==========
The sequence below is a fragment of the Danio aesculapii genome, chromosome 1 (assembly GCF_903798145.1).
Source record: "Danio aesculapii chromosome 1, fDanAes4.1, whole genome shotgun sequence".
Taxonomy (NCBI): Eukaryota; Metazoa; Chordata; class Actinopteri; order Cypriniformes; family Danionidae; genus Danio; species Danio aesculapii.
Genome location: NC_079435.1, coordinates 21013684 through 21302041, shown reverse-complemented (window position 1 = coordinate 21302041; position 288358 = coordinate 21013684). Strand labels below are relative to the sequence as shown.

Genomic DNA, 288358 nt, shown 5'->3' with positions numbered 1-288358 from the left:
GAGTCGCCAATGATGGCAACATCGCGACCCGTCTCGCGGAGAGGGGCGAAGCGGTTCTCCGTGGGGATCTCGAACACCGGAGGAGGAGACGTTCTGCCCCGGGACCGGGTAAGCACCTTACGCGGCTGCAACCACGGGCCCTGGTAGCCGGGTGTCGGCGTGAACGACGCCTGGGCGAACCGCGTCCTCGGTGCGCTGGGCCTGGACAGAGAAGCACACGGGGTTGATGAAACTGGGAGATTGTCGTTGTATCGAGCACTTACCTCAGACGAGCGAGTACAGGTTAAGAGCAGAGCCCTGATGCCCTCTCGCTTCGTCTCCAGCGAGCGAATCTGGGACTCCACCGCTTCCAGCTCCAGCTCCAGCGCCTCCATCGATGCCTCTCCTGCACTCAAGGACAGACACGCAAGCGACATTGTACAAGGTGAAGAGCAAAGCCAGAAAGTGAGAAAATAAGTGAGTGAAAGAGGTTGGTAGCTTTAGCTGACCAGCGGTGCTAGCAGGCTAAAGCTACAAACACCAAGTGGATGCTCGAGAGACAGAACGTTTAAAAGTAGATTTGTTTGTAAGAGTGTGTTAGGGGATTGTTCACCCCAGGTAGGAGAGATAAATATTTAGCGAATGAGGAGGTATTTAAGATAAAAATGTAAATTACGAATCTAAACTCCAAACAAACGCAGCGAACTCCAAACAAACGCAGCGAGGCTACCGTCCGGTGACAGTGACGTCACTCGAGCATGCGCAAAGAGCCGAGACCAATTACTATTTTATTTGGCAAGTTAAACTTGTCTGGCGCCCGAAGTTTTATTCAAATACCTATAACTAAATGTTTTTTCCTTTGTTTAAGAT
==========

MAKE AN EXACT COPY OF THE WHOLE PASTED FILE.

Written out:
The sequence below is a fragment of the Danio aesculapii genome, chromosome 1 (assembly GCF_903798145.1).
Source record: "Danio aesculapii chromosome 1, fDanAes4.1, whole genome shotgun sequence".
Taxonomy (NCBI): Eukaryota; Metazoa; Chordata; class Actinopteri; order Cypriniformes; family Danionidae; genus Danio; species Danio aesculapii.
Genome location: NC_079435.1, coordinates 21013684 through 21302041, shown reverse-complemented (window position 1 = coordinate 21302041; position 288358 = coordinate 21013684). Strand labels below are relative to the sequence as shown.

Genomic DNA, 288358 nt, shown 5'->3' with positions numbered 1-288358 from the left:
GAGTCGCCAATGATGGCAACATCGCGACCCGTCTCGCGGAGAGGGGCGAAGCGGTTCTCCGTGGGGATCTCGAACACCGGAGGAGGAGACGTTCTGCCCCGGGACCGGGTAAGCACCTTACGCGGCTGCAACCACGGGCCCTGGTAGCCGGGTGTCGGCGTGAACGACGCCTGGGCGAACCGCGTCCTCGGTGCGCTGGGCCTGGACAGAGAAGCACACGGGGTTGATGAAACTGGGAGATTGTCGTTGTATCGAGCACTTACCTCAGACGAGCGAGTACAGGTTAAGAGCAGAGCCCTGATGCCCTCTCGCTTCGTCTCCAGCGAGCGAATCTGGGACTCCACCGCTTCCAGCTCCAGCTCCAGCGCCTCCATCGATGCCTCTCCTGCACTCAAGGACAGACACGCAAGCGACATTGTACAAGGTGAAGAGCAAAGCCAGAAAGTGAGAAAATAAGTGAGTGAAAGAGGTTGGTAGCTTTAGCTGACCAGCGGTGCTAGCAGGCTAAAGCTACAAACACCAAGTGGATGCTCGAGAGACAGAACGTTTAAAAGTAGATTTGTTTGTAAGAGTGTGTTAGGGGATTGTTCACCCCAGGTAGGAGAGATAAATATTTAGCGAATGAGGAGGTATTTAAGATAAAAATGTAAATTACGAATCTAAACTCCAAACAAACGCAGCGAACTCCAAACAAACGCAGCGAGGCTACCGTCCGGTGACAGTGACGTCACTCGAGCATGCGCAAAGAGCCGAGACCAATTACTATTTTATTTGGCAAGTTAAACTTGTCTGGCGCCCGAAGTTTTATTCAAATACCTATAACTAAATGTTTTTTCCTTTGTTTAAGAT